Penetration testing (pentesting) positions are quickly becoming common in IT job listings across the country. This is especially true in areas like Washington, DC where the high number of government agencies and defense contractors increases the need for effective data defense and the ability to identify potential network weaknesses on-demand.
Consider: The federal government recently rolled out new cybersecurity directives including the Presidential Executive Order on Strengthening Cybersecurity of Federal Networks and Critical Infrastructure, while policies such as the Federal IT Modernization Report require agencies to both upgrade and increase their overall security. As noted by Space News, meanwhile, the Air Force now requires mandatory cybersecurity audits of all satellite communications providers.
Put simply? There’s a massive market for penetration testing, especially in areas with high concentrations of federal government agencies and contractors.
But how do you get a pentesting job with one of these companies? What does that job look like — and what skills and certifications do you need to succeed?
Why is Pentesting so Important?
Penetration testing is critically important to organizations because it helps identify key IT areas where assumed security strengths may be weaknesses. For example, many companies believe their authentication and identification practices are better-than-average; pentesters help find previously-unknown issues such as failures to lock out users after multiple password attempts, or discover the presence of open-source vulnerabilities that make it possible to circumvent critical defenses.
Without effective penetration testing, companies are left in a position of deploying security measures that should offer protection but could open the door for malware, ransomware or data theft.
What Does a Pentester do?
The role of a penetration tester is to think — and act — as an attacker. Using popular hacking strategies and tools, pentesters attempt to breach the security of their own organization. They discover where security controls fail to offer as much protection as previously thought and design new solutions that provide improved defense.
Also called white-hat hacking, pentesters are often tasked with duties such as:
- Performing penetration tests on networks, computer systems and applications.
- Conducting physical assessments of security systems, network devices and servers.
- Creating new strategies and devising new testing methods to find critical weaknesses.
- Identifying new vulnerabilities across web applications, cloud-based software and local networks.
- Minimizing IT downtime and reducing overall productivity loss due to systems failure.
- Documenting and reporting security issues and communicating them with C-suite teams to improve overall defensive posture.
How do You Learn Pentesting?
Considering a career in pentesting? It would be best if you had the right skill set and certifications. While there’s no standard for the “perfect” pentester, there are several certifications commonly requested by companies to verify your skills in both detecting and remediating potential infosec issues. These include:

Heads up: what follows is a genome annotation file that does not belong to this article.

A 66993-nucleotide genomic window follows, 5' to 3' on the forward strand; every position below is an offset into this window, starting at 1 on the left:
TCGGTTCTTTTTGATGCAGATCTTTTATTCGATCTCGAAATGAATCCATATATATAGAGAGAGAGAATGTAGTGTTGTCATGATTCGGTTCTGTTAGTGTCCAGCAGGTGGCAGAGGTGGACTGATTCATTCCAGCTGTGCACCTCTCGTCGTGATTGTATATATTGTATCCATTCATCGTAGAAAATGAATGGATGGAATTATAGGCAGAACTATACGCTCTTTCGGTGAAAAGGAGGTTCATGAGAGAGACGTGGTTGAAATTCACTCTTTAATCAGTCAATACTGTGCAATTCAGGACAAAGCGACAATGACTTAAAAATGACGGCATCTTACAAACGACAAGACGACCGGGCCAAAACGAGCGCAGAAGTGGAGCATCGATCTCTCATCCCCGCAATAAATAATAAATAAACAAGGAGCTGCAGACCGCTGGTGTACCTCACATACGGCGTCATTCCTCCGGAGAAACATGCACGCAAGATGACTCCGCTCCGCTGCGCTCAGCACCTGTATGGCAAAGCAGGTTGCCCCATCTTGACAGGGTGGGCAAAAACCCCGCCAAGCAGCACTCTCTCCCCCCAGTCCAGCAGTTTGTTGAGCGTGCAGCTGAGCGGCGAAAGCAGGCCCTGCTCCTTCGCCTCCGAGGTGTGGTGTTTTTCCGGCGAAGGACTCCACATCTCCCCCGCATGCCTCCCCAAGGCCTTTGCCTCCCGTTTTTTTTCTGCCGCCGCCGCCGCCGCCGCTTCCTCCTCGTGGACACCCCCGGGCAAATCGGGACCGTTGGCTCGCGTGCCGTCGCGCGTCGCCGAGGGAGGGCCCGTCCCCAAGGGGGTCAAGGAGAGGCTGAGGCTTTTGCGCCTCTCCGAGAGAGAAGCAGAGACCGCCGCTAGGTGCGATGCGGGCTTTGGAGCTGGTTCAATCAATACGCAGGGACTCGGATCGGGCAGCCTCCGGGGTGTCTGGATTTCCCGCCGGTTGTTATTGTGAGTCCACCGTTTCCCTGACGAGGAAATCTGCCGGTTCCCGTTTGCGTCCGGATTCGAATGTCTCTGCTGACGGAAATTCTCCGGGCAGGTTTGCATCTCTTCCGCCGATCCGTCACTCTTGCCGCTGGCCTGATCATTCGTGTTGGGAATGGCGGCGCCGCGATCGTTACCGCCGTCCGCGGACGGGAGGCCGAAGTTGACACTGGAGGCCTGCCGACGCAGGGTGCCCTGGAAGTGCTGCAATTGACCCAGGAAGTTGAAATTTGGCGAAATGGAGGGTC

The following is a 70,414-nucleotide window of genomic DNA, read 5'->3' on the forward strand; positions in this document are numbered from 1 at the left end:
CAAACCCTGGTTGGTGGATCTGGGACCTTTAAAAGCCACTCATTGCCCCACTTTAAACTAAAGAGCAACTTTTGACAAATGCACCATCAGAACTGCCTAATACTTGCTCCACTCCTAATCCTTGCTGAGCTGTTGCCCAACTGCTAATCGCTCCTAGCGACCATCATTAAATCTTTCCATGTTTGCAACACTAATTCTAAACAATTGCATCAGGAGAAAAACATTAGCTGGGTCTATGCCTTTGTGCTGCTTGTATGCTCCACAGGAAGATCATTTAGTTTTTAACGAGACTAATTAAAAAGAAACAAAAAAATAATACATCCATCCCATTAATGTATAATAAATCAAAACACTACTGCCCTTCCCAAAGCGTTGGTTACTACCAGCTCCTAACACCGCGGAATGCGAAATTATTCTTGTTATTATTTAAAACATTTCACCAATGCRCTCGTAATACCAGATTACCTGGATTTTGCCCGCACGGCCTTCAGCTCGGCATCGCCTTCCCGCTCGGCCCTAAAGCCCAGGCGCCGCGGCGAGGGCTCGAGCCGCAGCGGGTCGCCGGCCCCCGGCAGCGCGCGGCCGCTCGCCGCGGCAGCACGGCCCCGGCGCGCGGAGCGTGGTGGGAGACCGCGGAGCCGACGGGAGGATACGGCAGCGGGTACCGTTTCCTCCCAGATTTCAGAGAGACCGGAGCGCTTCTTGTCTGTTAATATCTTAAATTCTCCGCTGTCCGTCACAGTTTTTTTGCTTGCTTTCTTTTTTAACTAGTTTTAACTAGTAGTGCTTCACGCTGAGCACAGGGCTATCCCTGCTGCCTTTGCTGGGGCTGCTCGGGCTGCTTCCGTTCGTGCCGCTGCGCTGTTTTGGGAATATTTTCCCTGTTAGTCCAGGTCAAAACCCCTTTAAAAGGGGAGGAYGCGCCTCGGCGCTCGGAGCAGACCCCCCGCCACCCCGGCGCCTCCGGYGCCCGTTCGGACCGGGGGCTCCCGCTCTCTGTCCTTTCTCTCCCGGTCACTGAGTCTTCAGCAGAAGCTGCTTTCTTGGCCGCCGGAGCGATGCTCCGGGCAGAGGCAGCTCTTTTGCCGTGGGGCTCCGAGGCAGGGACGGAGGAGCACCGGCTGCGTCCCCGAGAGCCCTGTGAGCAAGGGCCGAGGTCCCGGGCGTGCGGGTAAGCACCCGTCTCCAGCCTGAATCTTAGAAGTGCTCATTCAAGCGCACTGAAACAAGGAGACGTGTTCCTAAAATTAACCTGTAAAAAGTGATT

- CompTIA Security+ — This entry-level security certification remains one of the most-requested by organizations looking for IT security professionals. Providing a basic overview of enterprise security best practices, CompTIA Security+ is a great starting point for pentesters.
- CompTIA PenTest+ — This pentest-focused certification assesses your skill in creating and executing penetration testing frameworks that effectively highlight potential weaknesses and provide actionable insight for remediation.
- EC-Council Certified Ethical Hacker (CEH) — CEH provides the skills you need to hack corporate systems from the inside — without damaging critical components or causing significant downtime. One of the top courses for potential pentesters, this certification confirms you understand the tools and techniques used by hackers to compromise critical systems.
- EC-Council Computer Hacking Forensic Investigator (CHFI) — Designed for security experts with substantial industry experience, the CHFI certification affirms your ability to both detect system attacks as they happen and extract crucial evidence from these attacks to help reduce the chance of future compromise.
- EC-Council Certified Security Analyst (ECSA) — This certification goes beyond CEH certification to provide unique pentesting methodologies across multiple network verticals and IT environments.
Each of these certifications requires an exam, and pre-test training is recommended to maximize your chances of success. While it’s possible to pay for each course and exam individually, this comes with a significant cost — especially if you’re planning a pentest-focused career. Training packages that bundle all five courses, exam vouchers, exam kits and all necessary courseware both save you money and help streamline your penetration testing education.
What do Pentesters Make?
Given the critical nature of cybersecurity — especially for government organizations — it’s no surprise that the average salary for pentesters in Washington, DC is $125,000. For more experienced ethical hackers and pentesting professionals, the upper salary range breaks $200,000 and comes with an extremely stable job outlook.
Penetration testing also offers career choice: From network pentesting to information security engineer positions, security operations analysts, vulnerability assessors and risk management officers, there’s always industry demand for experienced infosec professionals with the skills and certifications necessary to help companies better defend their critical assets.
How do you get a pentesting job? Start with the right training — and jumpstart your job search with valuable course bundles — then apply in high-demand areas to maximize your earning and career potential.